The first village model began in 2002 in Beacon Hill, a neighborhood of Boston, according to Candace Baldwin, the Village to Village Network's director of strategy for aging in community. Since then, 115 villages have opened throughout the country, serving more than 20,000 older Americans. At least 120 villages are in development, she says.
"It's a very interesting movement of people who are really coming together in community-based organizations that they are creating," Smith-Sloan says.
Of course, plenty of challenges can come up as people navigate new living arrangements, particularly when sharing a home. "You have to match your personalities," says Goyer, who recommends setting house rules and routine meetings to air any issues. Once people adjust, "they tend to really like the sense of community," she says.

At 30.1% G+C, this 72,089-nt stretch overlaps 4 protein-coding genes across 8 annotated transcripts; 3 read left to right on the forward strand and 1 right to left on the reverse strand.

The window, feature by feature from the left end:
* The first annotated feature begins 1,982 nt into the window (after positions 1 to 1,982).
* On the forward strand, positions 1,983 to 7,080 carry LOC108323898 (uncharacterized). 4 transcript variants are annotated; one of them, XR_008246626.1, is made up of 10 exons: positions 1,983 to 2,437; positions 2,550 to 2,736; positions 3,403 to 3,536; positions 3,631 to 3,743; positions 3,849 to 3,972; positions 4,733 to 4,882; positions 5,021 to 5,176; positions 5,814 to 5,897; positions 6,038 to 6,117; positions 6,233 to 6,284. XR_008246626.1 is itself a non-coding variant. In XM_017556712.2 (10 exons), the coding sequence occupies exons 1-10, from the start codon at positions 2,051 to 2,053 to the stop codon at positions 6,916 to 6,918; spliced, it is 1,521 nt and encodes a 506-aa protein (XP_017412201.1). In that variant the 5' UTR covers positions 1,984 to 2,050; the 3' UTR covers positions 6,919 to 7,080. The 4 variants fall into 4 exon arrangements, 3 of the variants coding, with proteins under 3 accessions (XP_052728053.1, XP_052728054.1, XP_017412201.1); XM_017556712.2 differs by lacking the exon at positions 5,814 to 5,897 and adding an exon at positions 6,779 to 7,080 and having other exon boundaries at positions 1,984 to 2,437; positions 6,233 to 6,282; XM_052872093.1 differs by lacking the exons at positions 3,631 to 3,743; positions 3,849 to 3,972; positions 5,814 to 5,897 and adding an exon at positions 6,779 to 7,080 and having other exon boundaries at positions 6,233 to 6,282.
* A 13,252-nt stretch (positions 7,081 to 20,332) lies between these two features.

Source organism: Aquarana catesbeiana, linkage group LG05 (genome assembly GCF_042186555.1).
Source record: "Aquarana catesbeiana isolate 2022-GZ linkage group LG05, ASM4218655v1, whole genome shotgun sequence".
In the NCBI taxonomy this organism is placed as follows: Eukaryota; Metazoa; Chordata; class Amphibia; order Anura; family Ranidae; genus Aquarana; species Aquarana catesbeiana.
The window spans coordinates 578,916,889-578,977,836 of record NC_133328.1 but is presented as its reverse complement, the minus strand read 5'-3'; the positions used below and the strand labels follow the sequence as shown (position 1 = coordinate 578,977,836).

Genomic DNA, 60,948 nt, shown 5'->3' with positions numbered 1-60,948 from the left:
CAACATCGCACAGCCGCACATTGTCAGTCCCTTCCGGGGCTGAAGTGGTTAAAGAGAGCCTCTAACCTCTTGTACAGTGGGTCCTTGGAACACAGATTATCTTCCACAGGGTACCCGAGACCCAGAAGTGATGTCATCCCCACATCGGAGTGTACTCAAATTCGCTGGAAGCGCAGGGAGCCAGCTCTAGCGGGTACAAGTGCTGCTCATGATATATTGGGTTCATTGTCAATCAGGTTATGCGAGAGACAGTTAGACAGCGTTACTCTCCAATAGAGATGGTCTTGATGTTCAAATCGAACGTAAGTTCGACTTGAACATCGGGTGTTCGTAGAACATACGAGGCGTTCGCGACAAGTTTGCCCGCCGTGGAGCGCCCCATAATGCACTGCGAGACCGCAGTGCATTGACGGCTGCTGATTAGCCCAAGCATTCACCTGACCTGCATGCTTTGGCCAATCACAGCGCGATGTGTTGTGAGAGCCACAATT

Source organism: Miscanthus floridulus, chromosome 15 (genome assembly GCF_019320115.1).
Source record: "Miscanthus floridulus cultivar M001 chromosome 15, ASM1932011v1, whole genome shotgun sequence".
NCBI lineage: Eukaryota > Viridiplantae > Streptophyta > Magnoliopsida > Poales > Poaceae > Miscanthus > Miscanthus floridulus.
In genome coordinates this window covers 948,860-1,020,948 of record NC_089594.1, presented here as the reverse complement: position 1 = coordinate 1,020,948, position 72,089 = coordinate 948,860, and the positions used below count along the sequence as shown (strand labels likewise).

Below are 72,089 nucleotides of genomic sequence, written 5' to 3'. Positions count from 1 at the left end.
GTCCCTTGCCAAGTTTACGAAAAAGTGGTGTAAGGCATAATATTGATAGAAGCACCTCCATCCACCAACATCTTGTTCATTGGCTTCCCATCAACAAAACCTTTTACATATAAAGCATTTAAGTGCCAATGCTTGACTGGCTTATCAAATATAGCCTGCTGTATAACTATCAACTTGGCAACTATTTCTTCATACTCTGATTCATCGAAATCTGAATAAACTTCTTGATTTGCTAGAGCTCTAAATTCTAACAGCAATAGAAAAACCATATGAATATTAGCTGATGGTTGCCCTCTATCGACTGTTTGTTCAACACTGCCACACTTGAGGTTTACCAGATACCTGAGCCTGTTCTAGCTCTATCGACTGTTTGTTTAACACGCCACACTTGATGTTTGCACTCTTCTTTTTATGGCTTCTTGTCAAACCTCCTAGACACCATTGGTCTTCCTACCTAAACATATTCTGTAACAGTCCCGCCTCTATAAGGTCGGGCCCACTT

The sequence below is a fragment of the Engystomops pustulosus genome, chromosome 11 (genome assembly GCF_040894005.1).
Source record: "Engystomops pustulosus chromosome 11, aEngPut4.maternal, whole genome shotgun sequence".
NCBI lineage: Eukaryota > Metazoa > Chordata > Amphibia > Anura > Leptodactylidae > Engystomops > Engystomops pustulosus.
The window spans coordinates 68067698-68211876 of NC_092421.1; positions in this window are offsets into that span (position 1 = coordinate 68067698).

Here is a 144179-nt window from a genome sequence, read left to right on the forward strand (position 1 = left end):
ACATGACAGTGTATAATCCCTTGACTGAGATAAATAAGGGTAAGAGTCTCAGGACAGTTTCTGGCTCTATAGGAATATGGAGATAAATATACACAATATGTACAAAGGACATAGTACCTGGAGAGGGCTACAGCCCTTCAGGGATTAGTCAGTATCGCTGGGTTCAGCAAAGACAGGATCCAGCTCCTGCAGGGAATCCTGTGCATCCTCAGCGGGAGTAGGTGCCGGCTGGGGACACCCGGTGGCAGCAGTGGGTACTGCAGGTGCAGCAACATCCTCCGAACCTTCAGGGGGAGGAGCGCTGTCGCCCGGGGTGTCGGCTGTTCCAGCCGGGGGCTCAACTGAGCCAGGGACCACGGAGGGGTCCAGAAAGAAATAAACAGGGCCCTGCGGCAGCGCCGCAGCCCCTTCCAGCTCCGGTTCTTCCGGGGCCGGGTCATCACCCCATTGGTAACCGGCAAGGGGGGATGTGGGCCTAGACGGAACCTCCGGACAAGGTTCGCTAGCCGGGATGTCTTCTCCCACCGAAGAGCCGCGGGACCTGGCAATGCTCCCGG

[Read: Plant a Garden. Grow a Community.]
And many boomers have the generation's characteristic spunk to chart a new course.
As Kilkenny says,"We're gonna do this, and if you want to bring your husband, your dog, and your cow or whatever, do it. Don't wait."
For her part, she's already reaped the benefits of communal living. Not long after moving into her new home, Kilkenny fell again – this time over a tree root outside the house. But this time, she heard, "Marianne, are you OK?" coming from the house window. "I didn't have to get up myself. I didn't have to toddle over to the refrigerator," Kilkenny says. "She was out there in a flash to help me. What a difference."
For more information about communal living, visit Kilkenny's website and a couple that she recommends: The Blueprint of WE and Let's Share Housing! Other resources include AARP, Village to Village Network and The Cohousing Association of the United States.